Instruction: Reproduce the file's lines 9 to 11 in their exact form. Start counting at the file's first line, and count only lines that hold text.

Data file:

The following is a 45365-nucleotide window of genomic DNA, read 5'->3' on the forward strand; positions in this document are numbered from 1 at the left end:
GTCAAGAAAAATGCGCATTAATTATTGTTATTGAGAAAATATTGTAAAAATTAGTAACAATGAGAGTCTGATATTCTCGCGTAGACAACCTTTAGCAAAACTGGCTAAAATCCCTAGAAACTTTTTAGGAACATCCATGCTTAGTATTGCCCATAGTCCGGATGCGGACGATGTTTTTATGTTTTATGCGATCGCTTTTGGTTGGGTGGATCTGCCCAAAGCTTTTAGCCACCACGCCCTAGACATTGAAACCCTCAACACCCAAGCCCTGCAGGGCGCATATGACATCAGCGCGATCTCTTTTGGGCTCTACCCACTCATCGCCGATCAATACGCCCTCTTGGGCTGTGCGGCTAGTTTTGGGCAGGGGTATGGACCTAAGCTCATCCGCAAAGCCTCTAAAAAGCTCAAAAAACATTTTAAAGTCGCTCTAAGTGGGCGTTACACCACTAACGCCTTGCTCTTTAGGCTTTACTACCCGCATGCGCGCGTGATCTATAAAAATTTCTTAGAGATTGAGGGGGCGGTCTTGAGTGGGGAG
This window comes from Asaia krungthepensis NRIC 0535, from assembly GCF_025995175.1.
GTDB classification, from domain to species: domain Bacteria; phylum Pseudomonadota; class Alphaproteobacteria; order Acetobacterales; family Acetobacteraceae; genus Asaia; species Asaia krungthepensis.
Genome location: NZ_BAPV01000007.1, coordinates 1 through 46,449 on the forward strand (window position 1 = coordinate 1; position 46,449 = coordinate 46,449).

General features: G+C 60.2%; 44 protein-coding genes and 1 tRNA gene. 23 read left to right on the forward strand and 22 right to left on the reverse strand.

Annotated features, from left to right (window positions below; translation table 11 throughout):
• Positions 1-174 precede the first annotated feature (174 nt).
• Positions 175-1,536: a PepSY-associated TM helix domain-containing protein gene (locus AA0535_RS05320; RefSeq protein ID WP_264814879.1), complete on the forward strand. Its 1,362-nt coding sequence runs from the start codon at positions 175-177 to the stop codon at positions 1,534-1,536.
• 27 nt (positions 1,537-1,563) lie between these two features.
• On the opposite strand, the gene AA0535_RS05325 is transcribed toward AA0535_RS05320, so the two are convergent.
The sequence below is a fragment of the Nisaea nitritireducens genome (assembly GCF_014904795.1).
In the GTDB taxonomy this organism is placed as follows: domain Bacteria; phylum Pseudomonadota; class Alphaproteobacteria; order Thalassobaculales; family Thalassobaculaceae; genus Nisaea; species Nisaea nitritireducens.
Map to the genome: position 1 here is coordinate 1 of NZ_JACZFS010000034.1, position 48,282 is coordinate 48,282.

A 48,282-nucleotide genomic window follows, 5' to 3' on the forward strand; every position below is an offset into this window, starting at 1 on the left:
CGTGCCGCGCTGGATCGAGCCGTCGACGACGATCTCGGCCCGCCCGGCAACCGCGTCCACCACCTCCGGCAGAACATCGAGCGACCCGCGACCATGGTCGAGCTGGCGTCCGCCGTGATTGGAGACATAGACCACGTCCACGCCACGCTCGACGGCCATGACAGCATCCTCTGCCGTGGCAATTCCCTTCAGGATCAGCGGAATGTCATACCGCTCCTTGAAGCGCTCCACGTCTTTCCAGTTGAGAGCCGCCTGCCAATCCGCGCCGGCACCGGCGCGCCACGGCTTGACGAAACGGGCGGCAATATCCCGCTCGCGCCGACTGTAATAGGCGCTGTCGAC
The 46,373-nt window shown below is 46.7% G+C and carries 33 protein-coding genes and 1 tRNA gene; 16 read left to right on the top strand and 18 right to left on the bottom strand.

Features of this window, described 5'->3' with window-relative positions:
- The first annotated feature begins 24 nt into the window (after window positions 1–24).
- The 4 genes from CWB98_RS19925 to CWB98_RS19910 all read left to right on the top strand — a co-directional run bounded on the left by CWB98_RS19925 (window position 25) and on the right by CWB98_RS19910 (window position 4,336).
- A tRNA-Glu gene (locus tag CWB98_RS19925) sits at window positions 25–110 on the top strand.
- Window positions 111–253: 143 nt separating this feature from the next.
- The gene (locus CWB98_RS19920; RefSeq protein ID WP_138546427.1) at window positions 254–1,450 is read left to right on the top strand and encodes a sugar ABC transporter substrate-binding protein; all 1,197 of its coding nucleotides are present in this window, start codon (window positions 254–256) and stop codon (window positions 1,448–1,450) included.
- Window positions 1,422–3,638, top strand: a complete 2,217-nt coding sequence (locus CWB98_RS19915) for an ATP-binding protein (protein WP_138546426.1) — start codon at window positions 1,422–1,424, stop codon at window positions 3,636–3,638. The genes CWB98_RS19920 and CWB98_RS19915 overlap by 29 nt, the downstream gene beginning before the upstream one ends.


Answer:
• Positions 175-1,536: a PepSY-associated TM helix domain-containing protein gene (locus AA0535_RS05320; RefSeq protein ID WP_264814879.1), complete on the forward strand. Its 1,362-nt coding sequence runs from the start codon at positions 175-177 to the stop codon at positions 1,534-1,536.
• 27 nt (positions 1,537-1,563) lie between these two features.
• On the opposite strand, the gene AA0535_RS05325 is transcribed toward AA0535_RS05320, so the two are convergent.